The Torture Videos

THE STORY (2009)

In 2009 I was approached by two different bands to direct low budget music videos, Farewell Continental from Minneapolis, Minnesota (Paper and Plastick) and Josh Steinmetz from Los Angeles, California. (Adamant Records).

The songs were both amazing and really dark. Farewell Continental wanted to something sort of creepy and we had a perfect concept from a rejected treatment for the amazing band Low that involved a girl torturing a guy that seemed to fit perfectly.

I had been wanting to try an experiment for a while that involved TWO different bands making the exact same video, but from two different P.O.V. angles. One from the guy's point of view and one from the girl's. The idea had never happened because its very hard to get two bands to have availability on the same date and I wanted the songs to have similar subject matter, so these 2 songs were perfect for both criteria.

After pitching Farewell Continental and Josh, they both agreed that it was a fun idea and the torture concept worked well with both the songs dark tones. A few weeks later a caravan led by a small motor-home we left Minneapolis heading toward this creepy forest in Osseo, Wisconsin.

In the 50's, some farmers had planted trees expecting to sell them to be made into telephone poles, but due to developments in alloy technology the trees were never harvested and remain in perfect rows hovering 40' above the ground. I knew this whole video shoot was going to be a total junk show: low budget, cold weather, too little time and remote location, but that just makes it more exciting. Right...?

I was just hoping the crew and bands didn't revolt, and I was even more nervous when we pulled into the parking lot of our motel, which was sandwiched between a row of fast food dumpsters and the local XXX porn shop.

The camera department and my friend Cole Koehler had created a helmet camera mount so I could operate and have use of my hands while acting in the videos. For the Josh Steinmetz video this involved wearing a bloody dress and bright red press on nails much of the video. To quote Jason Lee in Mall Rats "I would have made a sexy chick!"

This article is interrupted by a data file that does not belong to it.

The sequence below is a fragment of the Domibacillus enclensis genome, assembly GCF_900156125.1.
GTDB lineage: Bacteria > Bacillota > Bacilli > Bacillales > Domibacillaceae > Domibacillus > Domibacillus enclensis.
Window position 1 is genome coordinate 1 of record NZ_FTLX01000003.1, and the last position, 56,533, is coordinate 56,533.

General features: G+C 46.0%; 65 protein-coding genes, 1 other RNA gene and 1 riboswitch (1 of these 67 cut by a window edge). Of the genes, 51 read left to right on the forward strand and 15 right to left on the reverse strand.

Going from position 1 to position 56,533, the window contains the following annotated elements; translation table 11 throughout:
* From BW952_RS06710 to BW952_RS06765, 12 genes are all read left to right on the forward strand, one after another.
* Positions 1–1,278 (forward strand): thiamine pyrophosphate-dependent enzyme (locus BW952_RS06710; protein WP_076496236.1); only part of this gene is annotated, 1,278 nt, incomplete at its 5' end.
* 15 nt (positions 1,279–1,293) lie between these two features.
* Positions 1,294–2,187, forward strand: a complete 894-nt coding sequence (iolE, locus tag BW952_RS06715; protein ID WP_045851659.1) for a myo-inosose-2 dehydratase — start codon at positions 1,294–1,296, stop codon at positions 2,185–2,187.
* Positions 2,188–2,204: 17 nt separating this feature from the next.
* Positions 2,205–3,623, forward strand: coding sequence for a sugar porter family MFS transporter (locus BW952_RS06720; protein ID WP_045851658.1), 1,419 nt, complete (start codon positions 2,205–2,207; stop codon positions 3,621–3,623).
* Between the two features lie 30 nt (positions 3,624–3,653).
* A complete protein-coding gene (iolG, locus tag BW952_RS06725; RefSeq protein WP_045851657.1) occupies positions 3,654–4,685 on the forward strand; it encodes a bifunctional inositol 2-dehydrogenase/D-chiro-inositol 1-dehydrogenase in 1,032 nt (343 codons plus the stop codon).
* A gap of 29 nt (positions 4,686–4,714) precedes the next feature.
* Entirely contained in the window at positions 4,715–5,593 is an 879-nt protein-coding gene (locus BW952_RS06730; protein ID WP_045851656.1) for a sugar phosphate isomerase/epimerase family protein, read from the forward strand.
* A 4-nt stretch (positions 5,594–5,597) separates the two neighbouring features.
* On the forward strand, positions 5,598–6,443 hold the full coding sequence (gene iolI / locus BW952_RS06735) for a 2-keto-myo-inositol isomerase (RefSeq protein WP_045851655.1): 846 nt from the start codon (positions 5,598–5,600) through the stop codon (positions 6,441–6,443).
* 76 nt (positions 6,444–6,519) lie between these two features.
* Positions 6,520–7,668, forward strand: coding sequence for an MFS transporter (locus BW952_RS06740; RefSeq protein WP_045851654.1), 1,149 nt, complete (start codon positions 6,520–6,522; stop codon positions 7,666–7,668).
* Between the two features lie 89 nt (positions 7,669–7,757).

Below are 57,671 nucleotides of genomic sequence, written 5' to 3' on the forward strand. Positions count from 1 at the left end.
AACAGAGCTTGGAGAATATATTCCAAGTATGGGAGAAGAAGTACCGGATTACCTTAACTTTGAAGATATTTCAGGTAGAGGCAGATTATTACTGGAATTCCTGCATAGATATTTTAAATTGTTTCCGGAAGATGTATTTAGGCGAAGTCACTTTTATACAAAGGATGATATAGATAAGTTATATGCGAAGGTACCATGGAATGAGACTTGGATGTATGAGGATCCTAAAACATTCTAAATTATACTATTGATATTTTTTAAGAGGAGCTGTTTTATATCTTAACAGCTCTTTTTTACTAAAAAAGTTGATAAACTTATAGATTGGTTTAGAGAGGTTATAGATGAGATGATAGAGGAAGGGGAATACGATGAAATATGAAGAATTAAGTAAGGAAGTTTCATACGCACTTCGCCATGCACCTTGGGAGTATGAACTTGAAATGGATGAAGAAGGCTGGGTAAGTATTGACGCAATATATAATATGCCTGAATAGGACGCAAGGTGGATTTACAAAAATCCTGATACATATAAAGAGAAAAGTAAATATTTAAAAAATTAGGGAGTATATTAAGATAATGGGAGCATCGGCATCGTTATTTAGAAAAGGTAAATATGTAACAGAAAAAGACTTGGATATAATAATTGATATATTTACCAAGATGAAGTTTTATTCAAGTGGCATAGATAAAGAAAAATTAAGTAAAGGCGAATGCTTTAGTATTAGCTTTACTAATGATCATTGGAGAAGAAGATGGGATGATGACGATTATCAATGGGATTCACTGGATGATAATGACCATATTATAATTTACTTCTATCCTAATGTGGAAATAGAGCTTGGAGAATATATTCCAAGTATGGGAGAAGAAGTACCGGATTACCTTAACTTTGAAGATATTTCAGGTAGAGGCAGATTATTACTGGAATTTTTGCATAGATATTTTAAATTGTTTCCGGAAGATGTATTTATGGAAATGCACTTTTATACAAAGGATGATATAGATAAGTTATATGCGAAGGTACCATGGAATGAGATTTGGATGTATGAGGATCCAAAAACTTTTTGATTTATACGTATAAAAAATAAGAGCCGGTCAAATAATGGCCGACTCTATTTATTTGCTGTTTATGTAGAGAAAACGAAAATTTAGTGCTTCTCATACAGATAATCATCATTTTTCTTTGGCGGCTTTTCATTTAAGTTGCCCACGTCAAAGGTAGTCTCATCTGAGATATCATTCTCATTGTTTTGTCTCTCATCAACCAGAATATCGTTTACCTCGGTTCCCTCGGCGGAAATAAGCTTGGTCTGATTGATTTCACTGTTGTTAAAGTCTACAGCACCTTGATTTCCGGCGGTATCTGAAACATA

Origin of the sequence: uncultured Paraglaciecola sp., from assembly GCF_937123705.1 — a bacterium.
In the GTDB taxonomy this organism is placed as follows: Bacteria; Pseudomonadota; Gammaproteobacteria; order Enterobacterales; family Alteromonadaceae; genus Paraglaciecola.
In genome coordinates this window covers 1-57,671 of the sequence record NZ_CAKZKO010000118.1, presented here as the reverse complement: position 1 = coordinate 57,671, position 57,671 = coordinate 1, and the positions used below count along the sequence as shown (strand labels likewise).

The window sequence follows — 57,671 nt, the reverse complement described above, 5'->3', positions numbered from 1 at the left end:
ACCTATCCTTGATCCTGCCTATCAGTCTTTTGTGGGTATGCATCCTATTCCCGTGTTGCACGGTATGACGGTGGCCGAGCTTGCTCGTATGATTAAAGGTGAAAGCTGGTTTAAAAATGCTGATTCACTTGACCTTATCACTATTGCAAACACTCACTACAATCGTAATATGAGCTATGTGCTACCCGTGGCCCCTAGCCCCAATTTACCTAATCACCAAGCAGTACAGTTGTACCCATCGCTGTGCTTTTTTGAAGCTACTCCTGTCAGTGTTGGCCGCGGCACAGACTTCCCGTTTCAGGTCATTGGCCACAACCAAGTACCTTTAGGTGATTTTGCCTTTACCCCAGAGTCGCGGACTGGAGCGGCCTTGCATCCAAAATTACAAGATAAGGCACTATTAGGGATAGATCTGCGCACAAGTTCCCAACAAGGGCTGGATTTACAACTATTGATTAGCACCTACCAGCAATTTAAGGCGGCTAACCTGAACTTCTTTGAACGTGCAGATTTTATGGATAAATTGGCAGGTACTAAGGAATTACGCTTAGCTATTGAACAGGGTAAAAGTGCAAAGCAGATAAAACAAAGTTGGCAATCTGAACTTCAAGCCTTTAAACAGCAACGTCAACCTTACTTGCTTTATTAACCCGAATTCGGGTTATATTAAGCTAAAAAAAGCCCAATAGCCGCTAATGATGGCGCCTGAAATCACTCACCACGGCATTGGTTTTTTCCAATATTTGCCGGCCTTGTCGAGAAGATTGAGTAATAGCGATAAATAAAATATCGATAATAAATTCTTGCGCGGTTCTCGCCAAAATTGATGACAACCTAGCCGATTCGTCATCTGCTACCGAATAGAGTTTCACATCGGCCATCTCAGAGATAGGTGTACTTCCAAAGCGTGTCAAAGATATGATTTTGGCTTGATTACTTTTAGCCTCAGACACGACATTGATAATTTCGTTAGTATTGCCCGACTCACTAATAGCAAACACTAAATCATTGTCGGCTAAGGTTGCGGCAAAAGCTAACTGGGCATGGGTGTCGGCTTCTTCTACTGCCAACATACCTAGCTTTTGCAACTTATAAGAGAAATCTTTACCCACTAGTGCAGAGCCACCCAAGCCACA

We shot both videos in two over-nights at temperatures around 2 degrees F. By this time they had already become affectionately known as The Torture Videos, not so much because of the subject matter, but it was torture making them. You can see Josh literally shaking in some of  the shots and there were a few painful moments as a Director where I realized I couldn't do certain things I had planned. Like dump 5 gallons of fake blood on Josh, or myself or shoot coverage until we got the all the takes perfect.

We had an amazing crew and didn't really hear anyone complain too much despite the cold and long overnight hours. My neck started to seize up because of the weight of an old school HVX 200 camera being mounted to a helmet cam. A big mistake not to shoot on a Go-Pro, I guess.

That morning my brother who was shuttling band members and crew back to Minneapolis accidentally left without amazing filmmaker Sarah Jean Kruchowski, who was doing the production design. She needed to get back to see one of her good friends get married. When we realized it was too late, I ended up driving her back to Minneapolis and racing back to set, so I got barely any sleep, but was feeling good.